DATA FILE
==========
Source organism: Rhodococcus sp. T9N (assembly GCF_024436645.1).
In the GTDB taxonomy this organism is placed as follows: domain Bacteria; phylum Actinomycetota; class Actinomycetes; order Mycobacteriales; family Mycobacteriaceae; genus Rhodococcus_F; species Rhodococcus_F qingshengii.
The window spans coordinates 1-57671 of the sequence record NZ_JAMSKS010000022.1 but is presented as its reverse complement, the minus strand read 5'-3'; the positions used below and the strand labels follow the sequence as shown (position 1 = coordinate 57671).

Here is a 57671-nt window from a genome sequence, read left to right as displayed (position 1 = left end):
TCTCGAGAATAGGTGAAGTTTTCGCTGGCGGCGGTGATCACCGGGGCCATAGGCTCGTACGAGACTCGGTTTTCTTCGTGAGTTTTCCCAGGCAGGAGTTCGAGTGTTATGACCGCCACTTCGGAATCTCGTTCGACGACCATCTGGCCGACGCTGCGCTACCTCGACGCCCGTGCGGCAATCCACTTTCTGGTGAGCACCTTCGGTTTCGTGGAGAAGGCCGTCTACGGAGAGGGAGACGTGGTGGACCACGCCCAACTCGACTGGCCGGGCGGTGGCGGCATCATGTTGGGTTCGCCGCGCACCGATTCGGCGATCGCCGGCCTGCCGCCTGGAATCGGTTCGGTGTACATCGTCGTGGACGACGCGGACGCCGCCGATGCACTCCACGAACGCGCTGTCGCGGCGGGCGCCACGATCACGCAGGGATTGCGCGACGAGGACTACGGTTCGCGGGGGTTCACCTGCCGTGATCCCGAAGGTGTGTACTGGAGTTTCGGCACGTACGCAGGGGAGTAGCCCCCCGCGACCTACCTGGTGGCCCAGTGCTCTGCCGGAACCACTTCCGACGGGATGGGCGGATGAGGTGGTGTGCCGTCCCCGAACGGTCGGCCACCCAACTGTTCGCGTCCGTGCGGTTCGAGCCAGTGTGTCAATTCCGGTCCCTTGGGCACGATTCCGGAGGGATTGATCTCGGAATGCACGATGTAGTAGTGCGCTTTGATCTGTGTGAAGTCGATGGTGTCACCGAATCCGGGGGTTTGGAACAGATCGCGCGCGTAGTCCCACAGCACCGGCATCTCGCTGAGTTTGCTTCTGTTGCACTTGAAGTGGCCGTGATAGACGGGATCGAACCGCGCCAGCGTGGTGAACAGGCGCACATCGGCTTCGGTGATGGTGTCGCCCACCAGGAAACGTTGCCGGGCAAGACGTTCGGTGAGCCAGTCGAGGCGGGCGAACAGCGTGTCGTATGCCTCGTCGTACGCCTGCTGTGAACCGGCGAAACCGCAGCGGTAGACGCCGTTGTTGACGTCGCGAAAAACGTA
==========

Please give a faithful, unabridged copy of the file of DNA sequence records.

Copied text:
Source organism: Rhodococcus sp. T9N (assembly GCF_024436645.1).
In the GTDB taxonomy this organism is placed as follows: domain Bacteria; phylum Actinomycetota; class Actinomycetes; order Mycobacteriales; family Mycobacteriaceae; genus Rhodococcus_F; species Rhodococcus_F qingshengii.
The window spans coordinates 1-57671 of the sequence record NZ_JAMSKS010000022.1 but is presented as its reverse complement, the minus strand read 5'-3'; the positions used below and the strand labels follow the sequence as shown (position 1 = coordinate 57671).

Here is a 57671-nt window from a genome sequence, read left to right as displayed (position 1 = left end):
TCTCGAGAATAGGTGAAGTTTTCGCTGGCGGCGGTGATCACCGGGGCCATAGGCTCGTACGAGACTCGGTTTTCTTCGTGAGTTTTCCCAGGCAGGAGTTCGAGTGTTATGACCGCCACTTCGGAATCTCGTTCGACGACCATCTGGCCGACGCTGCGCTACCTCGACGCCCGTGCGGCAATCCACTTTCTGGTGAGCACCTTCGGTTTCGTGGAGAAGGCCGTCTACGGAGAGGGAGACGTGGTGGACCACGCCCAACTCGACTGGCCGGGCGGTGGCGGCATCATGTTGGGTTCGCCGCGCACCGATTCGGCGATCGCCGGCCTGCCGCCTGGAATCGGTTCGGTGTACATCGTCGTGGACGACGCGGACGCCGCCGATGCACTCCACGAACGCGCTGTCGCGGCGGGCGCCACGATCACGCAGGGATTGCGCGACGAGGACTACGGTTCGCGGGGGTTCACCTGCCGTGATCCCGAAGGTGTGTACTGGAGTTTCGGCACGTACGCAGGGGAGTAGCCCCCCGCGACCTACCTGGTGGCCCAGTGCTCTGCCGGAACCACTTCCGACGGGATGGGCGGATGAGGTGGTGTGCCGTCCCCGAACGGTCGGCCACCCAACTGTTCGCGTCCGTGCGGTTCGAGCCAGTGTGTCAATTCCGGTCCCTTGGGCACGATTCCGGAGGGATTGATCTCGGAATGCACGATGTAGTAGTGCGCTTTGATCTGTGTGAAGTCGATGGTGTCACCGAATCCGGGGGTTTGGAACAGATCGCGCGCGTAGTCCCACAGCACCGGCATCTCGCTGAGTTTGCTTCTGTTGCACTTGAAGTGGCCGTGATAGACGGGATCGAACCGCGCCAGCGTGGTGAACAGGCGCACATCGGCTTCGGTGATGGTGTCGCCCACCAGGAAACGTTGCCGGGCAAGACGTTCGGTGAGCCAGTCGAGGCGGGCGAACAGCGTGTCGTATGCCTCGTCGTACGCCTGCTGTGAACCGGCGAAACCGCAGCGGTAGACGCCGTTGTTGACGTCGCGAAAAACGTA